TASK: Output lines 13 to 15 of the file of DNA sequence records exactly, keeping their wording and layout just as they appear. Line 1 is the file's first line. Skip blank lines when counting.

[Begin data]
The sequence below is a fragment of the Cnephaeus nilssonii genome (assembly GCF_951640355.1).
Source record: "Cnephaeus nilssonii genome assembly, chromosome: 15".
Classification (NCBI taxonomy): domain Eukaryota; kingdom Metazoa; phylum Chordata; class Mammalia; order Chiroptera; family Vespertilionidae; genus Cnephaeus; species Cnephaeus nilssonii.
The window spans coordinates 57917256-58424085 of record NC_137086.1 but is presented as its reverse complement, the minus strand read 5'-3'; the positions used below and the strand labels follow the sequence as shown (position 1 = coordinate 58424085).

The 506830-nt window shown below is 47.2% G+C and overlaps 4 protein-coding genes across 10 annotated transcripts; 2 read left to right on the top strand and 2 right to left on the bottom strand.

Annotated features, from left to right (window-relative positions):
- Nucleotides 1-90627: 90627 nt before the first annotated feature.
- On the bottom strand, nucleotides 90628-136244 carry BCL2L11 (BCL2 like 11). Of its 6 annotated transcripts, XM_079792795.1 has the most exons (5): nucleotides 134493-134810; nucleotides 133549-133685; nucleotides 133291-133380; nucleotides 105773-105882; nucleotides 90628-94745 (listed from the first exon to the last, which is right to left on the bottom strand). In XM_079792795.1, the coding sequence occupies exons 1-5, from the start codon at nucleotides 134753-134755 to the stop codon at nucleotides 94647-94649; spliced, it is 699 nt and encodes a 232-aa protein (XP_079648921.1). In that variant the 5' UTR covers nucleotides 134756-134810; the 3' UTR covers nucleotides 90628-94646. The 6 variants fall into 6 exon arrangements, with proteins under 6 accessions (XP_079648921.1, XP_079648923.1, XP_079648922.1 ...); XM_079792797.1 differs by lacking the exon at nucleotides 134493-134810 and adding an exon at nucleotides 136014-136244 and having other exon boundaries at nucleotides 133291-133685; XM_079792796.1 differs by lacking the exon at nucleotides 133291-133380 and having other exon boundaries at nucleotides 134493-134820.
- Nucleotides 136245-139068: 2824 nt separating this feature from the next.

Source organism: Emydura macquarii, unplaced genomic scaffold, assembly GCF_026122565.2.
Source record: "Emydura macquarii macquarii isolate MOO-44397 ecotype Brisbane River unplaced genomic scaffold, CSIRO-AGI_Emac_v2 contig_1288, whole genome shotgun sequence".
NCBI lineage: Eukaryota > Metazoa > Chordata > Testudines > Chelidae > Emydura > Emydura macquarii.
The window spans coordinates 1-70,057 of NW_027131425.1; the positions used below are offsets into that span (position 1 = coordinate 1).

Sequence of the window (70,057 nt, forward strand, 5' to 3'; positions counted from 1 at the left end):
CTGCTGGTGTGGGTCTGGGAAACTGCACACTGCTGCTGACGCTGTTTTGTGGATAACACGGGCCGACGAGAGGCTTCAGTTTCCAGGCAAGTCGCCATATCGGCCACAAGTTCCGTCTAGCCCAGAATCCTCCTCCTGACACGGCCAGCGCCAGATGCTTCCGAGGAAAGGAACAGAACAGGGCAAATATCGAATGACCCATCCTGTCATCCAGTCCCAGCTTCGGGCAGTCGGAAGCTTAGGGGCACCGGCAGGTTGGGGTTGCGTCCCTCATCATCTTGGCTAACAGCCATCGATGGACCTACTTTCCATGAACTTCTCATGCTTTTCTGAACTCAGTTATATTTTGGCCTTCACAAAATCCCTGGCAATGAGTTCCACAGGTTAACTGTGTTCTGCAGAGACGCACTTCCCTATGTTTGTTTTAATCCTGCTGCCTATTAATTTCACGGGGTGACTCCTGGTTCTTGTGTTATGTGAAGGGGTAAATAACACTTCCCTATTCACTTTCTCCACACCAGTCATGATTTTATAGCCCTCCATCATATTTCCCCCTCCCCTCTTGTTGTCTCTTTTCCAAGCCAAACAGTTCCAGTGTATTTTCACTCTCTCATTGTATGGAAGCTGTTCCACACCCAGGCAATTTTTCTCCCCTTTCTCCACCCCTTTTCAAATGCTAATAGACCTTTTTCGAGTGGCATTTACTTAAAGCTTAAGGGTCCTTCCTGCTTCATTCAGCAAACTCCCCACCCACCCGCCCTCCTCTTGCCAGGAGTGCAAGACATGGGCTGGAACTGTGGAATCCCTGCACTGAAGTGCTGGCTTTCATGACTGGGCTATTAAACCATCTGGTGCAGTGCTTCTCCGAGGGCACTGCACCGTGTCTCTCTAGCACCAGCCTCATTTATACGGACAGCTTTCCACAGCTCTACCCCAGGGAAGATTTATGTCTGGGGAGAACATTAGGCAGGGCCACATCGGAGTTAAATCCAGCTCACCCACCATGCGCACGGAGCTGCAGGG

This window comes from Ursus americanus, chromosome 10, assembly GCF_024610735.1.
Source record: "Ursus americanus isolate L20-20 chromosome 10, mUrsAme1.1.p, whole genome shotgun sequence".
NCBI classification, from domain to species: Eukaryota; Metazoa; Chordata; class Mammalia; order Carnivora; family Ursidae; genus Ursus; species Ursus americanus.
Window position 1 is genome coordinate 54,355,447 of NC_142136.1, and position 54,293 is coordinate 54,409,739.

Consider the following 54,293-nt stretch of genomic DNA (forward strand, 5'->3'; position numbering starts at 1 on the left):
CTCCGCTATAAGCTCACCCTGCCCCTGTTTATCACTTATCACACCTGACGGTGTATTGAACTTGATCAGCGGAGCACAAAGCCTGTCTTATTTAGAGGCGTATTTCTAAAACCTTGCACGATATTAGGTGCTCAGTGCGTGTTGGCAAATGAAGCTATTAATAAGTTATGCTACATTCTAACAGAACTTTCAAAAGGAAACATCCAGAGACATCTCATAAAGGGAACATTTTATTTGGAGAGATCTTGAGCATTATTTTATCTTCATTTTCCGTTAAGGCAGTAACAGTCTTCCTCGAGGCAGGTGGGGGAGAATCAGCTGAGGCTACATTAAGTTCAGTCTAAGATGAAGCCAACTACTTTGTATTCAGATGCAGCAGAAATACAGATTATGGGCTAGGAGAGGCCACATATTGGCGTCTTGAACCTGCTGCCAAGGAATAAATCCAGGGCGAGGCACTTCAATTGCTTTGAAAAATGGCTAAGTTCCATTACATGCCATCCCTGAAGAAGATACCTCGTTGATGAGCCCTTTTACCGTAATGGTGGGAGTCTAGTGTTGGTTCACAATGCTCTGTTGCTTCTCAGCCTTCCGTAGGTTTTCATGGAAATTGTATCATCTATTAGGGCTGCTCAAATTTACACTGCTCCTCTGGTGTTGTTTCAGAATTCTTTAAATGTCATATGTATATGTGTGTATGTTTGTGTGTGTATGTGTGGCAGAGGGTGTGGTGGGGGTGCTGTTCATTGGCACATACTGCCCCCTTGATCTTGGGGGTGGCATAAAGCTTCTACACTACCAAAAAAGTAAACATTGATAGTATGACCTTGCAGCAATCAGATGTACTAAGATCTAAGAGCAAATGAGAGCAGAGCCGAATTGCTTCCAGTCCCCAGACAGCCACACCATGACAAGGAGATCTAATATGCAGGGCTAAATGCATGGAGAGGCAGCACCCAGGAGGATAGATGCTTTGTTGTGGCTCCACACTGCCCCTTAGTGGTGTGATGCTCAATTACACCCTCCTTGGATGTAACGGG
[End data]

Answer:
The window spans coordinates 1-70,057 of NW_027131425.1; the positions used below are offsets into that span (position 1 = coordinate 1).

Sequence of the window (70,057 nt, forward strand, 5' to 3'; positions counted from 1 at the left end):
CTGCTGGTGTGGGTCTGGGAAACTGCACACTGCTGCTGACGCTGTTTTGTGGATAACACGGGCCGACGAGAGGCTTCAGTTTCCAGGCAAGTCGCCATATCGGCCACAAGTTCCGTCTAGCCCAGAATCCTCCTCCTGACACGGCCAGCGCCAGATGCTTCCGAGGAAAGGAACAGAACAGGGCAAATATCGAATGACCCATCCTGTCATCCAGTCCCAGCTTCGGGCAGTCGGAAGCTTAGGGGCACCGGCAGGTTGGGGTTGCGTCCCTCATCATCTTGGCTAACAGCCATCGATGGACCTACTTTCCATGAACTTCTCATGCTTTTCTGAACTCAGTTATATTTTGGCCTTCACAAAATCCCTGGCAATGAGTTCCACAGGTTAACTGTGTTCTGCAGAGACGCACTTCCCTATGTTTGTTTTAATCCTGCTGCCTATTAATTTCACGGGGTGACTCCTGGTTCTTGTGTTATGTGAAGGGGTAAATAACACTTCCCTATTCACTTTCTCCACACCAGTCATGATTTTATAGCCCTCCATCATATTTCCCCCTCCCCTCTTGTTGTCTCTTTTCCAAGCCAAACAGTTCCAGTGTATTTTCACTCTCTCATTGTATGGAAGCTGTTCCACACCCAGGCAATTTTTCTCCCCTTTCTCCACCCCTTTTCAAATGCTAATAGACCTTTTTCGAGTGGCATTTACTTAAAGCTTAAGGGTCCTTCCTGCTTCATTCAGCAAACTCCCCACCCACCCGCCCTCCTCTTGCCAGGAGTGCAAGACATGGGCTGGAACTGTGGAATCCCTGCACTGAAGTGCTGGCTTTCATGACTGGGCTATTAAACCATCTGGTGCAGTGCTTCTCCGAGGGCACTGCACCGTGTCTCTCTAGCACCAGCCTCATTTATACGGACAGCTTTCCACAGCTCTACCCCAGGGAAGATTTATGTCTGGGGAGAACATTAGGCAGGGCCACATCGGAGTTAAATCCAGCTCACCCACCATGCGCACGGAGCTGCAGGG